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The Interruption of Business Interruption Claims in the Covid Pandemic

September 17, 2020

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Karen Libertiny Ludden

In the first two months of this year, the Covid virus rolled in like silently gathering storm clouds, subtle and menacing, but with no obvious effect on businesses. In March, however, its effect was sudden and severe; an unleashed hurricane that has relentlessly battered the service industry in particular. Shuttered overnight, with near total layoffs, restaurants, salons and entertainment venues turned to their insurance companies to fortify themselves. As a result, every business insurer in this country saw a swell of business interruption claims and hastened to address them.

Some states even began drafting statutes aimed at ordering insurers to pay business interruption claims, whether qualifying as covered losses or not. Lawsuits were filed, gathering steam and moving into class action status. Claims are far down now, and the number of states drafting reparatory statutes has lessened. What happened to stem the flow of business interruption claims? The short answer is: the law.

By way of background, business interruption (BI) insurance coverage is generally found in property damage policies. These polices are often composed of standard clauses generated by Insurance Services Office (ISO), a company which prepares and disseminates the vast majority of insurance forms used in the United States. An insured can elect to purchase BI coverage, for a premium.

As with all insurance contracts, the extent of that coverage, and when it applies, is governed by the terms of the insurance contract. A typical BI clause or endorsement will provide coverage for certain business losses for a temporary closure. The coverage is subject to policy dollar limits and certain explicit exclusions. There is also coverage a business can buy to cover a shutdown by operation of “civil authority,” when exercise of that authority prohibits access to one’s business premises.

Most of the time, an insured who purchases business interruption coverage is under the impression that all business losses will be covered, for as long as required, hence the flood of BI claims since March. This lamentable presumption is seldom the case, however, even under the broadest of coverages. The devil is in the details, and those details include not only limitations on what scenarios trigger this coverage in the first place, but also limitations on the duration, amount and type of coverage. There are often also specific exclusions including, most relevantly, an exclusion for damages caused by viruses.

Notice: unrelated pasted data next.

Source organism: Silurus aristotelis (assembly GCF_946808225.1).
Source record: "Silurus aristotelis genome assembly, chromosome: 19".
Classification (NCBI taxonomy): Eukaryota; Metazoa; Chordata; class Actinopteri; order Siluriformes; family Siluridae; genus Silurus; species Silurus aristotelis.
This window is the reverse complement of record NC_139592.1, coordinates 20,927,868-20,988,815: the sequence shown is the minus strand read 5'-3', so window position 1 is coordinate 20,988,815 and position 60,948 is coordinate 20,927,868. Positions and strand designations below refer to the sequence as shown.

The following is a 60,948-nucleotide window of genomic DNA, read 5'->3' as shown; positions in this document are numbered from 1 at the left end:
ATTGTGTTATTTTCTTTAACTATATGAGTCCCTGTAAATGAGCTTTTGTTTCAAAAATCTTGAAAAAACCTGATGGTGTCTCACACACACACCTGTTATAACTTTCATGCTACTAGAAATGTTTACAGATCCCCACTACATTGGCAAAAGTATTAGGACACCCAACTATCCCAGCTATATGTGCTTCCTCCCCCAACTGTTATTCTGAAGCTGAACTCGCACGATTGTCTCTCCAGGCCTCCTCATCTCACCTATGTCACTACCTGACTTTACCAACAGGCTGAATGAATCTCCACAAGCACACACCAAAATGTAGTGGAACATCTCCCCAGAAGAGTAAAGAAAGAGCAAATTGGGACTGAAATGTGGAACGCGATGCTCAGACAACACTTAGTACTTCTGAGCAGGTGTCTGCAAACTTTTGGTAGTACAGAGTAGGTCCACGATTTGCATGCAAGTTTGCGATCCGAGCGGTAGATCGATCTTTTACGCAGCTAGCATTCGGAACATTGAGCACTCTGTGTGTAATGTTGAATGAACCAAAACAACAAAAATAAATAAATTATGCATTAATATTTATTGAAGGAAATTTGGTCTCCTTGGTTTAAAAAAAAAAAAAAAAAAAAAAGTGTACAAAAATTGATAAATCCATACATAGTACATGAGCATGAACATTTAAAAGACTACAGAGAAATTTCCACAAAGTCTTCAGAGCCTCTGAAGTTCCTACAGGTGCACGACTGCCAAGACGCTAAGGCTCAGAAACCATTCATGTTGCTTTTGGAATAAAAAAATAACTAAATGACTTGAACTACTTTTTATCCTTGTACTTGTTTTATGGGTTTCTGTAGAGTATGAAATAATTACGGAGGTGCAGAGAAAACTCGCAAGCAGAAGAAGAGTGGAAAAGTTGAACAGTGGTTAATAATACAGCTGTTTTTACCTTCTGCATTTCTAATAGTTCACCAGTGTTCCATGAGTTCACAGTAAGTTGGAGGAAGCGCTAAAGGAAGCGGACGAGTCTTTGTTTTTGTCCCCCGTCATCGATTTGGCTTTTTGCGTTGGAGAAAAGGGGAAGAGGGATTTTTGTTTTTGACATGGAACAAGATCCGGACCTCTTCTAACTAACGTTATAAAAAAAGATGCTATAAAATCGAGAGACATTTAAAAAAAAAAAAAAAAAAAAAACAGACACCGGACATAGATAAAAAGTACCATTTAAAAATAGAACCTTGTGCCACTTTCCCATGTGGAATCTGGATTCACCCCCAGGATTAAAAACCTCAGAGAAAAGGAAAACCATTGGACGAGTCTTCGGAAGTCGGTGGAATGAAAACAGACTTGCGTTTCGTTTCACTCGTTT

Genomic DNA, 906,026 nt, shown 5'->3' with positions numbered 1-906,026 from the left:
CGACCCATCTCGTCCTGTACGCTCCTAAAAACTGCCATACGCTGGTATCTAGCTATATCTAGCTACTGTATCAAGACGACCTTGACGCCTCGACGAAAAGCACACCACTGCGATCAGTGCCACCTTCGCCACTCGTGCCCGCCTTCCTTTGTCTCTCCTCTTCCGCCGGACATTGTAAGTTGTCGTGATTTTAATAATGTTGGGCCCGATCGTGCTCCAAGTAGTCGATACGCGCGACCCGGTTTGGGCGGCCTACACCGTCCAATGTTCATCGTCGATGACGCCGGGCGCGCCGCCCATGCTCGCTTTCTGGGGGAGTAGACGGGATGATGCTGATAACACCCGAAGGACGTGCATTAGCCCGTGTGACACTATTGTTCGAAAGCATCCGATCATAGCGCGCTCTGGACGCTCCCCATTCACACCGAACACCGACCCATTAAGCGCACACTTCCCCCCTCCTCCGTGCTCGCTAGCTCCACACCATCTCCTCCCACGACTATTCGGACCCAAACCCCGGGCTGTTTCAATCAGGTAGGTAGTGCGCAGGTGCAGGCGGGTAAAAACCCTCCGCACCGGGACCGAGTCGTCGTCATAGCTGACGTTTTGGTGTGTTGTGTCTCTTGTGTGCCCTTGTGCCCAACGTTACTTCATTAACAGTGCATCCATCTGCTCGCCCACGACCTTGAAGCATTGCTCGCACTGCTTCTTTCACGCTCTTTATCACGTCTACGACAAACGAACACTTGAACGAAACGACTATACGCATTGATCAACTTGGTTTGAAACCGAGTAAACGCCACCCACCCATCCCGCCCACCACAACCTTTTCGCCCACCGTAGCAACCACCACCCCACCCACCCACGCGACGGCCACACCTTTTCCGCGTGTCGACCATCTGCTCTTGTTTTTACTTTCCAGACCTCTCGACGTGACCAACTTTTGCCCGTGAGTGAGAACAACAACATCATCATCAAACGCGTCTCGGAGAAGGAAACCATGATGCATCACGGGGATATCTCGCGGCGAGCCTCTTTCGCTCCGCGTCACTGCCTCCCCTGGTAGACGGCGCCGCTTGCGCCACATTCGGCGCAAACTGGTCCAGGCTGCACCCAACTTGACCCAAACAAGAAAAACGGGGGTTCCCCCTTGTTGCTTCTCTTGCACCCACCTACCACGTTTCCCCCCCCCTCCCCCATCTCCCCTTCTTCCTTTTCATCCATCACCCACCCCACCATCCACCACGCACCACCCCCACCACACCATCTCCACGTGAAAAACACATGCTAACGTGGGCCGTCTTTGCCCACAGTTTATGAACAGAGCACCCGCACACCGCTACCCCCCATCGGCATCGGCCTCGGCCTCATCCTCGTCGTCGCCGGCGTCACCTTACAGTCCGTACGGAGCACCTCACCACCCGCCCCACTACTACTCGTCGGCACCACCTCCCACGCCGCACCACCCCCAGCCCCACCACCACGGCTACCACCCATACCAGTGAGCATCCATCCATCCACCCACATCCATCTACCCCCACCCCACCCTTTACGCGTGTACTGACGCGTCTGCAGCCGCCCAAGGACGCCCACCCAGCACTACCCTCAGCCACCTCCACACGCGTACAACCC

The triggering event – direct physical loss
Let’s unwrap coverage then. The typical ISO policy that does provide some business interruption coverage requires a covered triggering event, more specifically, “direct physical loss or damage.” This is because business interruption coverage was initially created to cover a certain type of loss triggered by some accident that caused “damage to property,” for example a temporary closure because a tree fell on the building, or a fire damaged it. In the decades since this type of coverage was first offered, however, claimants and their attorneys have attempted to twist and turn the language of the coverage to fit all manner of fact scenarios that have departed significantly from the original scope of coverage contemplated by insurers. Some notable examples are beef shipping interruption due to Mad Cow Disease, 9/11 airport closures and E-coli contamination. Coverage for these claims generally were not upheld by courts around the country because there was no “direct physical loss.”1

The “Civil Authority” Clause
Also affecting coverage is the plain language of the “civil authority” clause. There is limited coverage where operation of civil authority shuts down access to a business’s premises, but again, it was created for a specific set of circumstances, for example, a street being closed, which prevents an insured from opening its business. Trying to apply to it to a scenario where a governor’s order requires businesses to close does not generally trigger the coverage because the specific conditions are not met.